We also hope that the course will be fun to study : ) It’s deliberately innovative in its form – being entirely open, and with an emphasis on digital methods of presenting your work. The lifestream-blog, itself a kind of algorithmic mash-up, is intended to represent some of our core themes in its form, as well as operate as a usefully-flexible way of thinking about assessment. In a sense, the course gives you free reign and a wide palette to try stuff out, to play, think and get feedback from tutors and each other on your work.
Start this week with the overview of block 1: Cyberculture: we will be easing into the course via our film festival which gives us a chance to talk about cyberculture and popular culture in our Togethertube tutorials. The first of these is tomorrow (Tuesday 13th Jan) at 8pm.
You should also do the readings and start building content in your lifestream-blog – tweeting, blogging and generally collating thoughts and resources linking to the work you are doing this week. If anything isn’t clear, please contact your course tutor – either Sian or Jeremy – and we’ll help.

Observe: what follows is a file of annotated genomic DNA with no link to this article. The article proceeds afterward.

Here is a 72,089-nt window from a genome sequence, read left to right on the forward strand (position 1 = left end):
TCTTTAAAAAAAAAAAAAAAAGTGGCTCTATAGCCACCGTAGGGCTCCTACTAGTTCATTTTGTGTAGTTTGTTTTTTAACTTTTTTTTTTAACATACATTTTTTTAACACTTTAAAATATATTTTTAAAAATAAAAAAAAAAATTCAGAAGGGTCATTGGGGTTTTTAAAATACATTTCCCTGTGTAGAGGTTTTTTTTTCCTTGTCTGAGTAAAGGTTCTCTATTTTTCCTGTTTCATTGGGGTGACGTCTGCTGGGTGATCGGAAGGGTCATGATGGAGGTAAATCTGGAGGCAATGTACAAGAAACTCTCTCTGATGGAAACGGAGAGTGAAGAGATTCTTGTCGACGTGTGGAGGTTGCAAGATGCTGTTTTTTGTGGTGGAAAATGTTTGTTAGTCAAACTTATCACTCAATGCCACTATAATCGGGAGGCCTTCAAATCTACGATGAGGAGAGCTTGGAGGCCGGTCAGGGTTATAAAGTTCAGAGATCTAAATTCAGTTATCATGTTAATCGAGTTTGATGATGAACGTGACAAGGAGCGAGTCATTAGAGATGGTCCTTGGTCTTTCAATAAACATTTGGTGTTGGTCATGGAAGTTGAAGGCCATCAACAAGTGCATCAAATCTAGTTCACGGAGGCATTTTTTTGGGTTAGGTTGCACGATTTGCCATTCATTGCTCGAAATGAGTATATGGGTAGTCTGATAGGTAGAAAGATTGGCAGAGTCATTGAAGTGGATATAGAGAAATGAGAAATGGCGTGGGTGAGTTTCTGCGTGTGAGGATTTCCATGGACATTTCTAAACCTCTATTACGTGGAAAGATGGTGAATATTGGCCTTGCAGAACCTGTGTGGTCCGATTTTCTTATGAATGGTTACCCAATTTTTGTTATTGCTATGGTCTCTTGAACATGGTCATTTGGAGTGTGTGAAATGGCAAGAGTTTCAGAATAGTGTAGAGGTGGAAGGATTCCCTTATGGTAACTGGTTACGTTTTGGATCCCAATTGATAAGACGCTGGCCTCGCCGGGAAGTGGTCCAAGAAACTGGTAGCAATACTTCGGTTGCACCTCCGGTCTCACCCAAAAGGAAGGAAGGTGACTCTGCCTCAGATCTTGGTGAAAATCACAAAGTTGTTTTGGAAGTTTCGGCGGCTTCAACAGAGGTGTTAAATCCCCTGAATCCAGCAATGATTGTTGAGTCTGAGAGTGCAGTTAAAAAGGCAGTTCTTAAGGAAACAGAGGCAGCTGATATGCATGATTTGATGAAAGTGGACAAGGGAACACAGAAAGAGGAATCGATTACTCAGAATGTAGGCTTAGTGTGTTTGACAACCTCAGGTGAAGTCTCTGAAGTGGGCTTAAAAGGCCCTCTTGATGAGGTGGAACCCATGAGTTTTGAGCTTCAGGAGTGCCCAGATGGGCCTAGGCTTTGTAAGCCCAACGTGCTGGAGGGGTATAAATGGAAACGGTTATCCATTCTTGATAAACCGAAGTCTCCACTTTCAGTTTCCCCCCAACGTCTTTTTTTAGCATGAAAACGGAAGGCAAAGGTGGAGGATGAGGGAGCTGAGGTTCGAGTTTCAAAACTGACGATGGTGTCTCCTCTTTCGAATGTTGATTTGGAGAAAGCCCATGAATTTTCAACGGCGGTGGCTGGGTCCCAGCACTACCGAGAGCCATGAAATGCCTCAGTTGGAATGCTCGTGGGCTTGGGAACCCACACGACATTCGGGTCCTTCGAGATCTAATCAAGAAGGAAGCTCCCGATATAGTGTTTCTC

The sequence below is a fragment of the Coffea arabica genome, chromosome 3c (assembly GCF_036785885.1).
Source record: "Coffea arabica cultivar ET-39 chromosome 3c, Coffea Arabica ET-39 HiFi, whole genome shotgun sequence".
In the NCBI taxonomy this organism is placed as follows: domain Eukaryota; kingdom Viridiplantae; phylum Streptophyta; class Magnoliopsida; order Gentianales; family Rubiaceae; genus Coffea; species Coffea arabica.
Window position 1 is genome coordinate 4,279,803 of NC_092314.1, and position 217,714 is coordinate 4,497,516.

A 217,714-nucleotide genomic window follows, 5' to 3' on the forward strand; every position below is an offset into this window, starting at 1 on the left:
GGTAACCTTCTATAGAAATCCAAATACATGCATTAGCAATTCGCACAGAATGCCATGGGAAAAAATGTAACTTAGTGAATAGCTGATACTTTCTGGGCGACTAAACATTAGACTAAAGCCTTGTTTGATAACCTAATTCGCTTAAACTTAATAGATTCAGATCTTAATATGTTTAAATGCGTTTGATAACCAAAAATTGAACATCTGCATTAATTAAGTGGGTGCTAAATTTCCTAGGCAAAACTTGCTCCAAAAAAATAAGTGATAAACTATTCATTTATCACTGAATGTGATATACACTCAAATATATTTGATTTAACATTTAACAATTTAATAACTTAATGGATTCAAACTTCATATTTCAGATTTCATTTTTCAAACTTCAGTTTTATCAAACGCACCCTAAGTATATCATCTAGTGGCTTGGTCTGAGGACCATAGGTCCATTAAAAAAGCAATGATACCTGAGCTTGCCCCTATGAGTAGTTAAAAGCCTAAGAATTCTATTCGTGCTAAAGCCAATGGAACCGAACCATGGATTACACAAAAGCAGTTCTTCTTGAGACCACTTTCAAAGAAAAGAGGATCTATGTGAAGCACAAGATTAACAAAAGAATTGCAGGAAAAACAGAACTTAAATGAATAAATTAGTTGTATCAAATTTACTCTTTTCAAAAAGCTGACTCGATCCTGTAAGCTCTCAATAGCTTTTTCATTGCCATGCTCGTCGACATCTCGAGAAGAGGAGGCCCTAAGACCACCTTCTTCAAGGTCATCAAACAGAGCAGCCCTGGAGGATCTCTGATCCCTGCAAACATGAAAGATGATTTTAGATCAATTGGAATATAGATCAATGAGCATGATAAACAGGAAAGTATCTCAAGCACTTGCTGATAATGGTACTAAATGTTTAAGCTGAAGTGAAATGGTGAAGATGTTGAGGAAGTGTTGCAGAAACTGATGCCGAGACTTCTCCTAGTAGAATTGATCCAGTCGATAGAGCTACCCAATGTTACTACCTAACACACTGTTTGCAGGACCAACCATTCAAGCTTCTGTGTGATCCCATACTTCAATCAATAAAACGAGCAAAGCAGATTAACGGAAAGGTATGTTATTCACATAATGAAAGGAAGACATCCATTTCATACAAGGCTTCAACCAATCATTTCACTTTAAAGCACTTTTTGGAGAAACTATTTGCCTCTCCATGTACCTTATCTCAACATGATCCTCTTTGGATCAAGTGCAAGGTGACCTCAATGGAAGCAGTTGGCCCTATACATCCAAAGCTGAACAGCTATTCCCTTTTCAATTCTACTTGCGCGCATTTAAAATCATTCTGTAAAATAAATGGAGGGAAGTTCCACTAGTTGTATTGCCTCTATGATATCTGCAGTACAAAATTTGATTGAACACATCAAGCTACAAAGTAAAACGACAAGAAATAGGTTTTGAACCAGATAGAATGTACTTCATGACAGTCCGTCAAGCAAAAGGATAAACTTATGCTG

We hope you enjoy the course!
The course starts on January 12th, but take a look before then at the ‘Before semester starts‘ page to see what you need to do to get set up (in particular, setting up Twitter, G+, Togethertube, and your lifestream-blog). Please also get the dates for the real-time tutorials into your diary.
You will receive an email with detail of how to log in to your blog space for this course – please let your tutor know if you don’t have it by 6th January.
Our hashtag is #mscedc so please get tweeting any time in the run up to next semester – looking forward to seeing you online!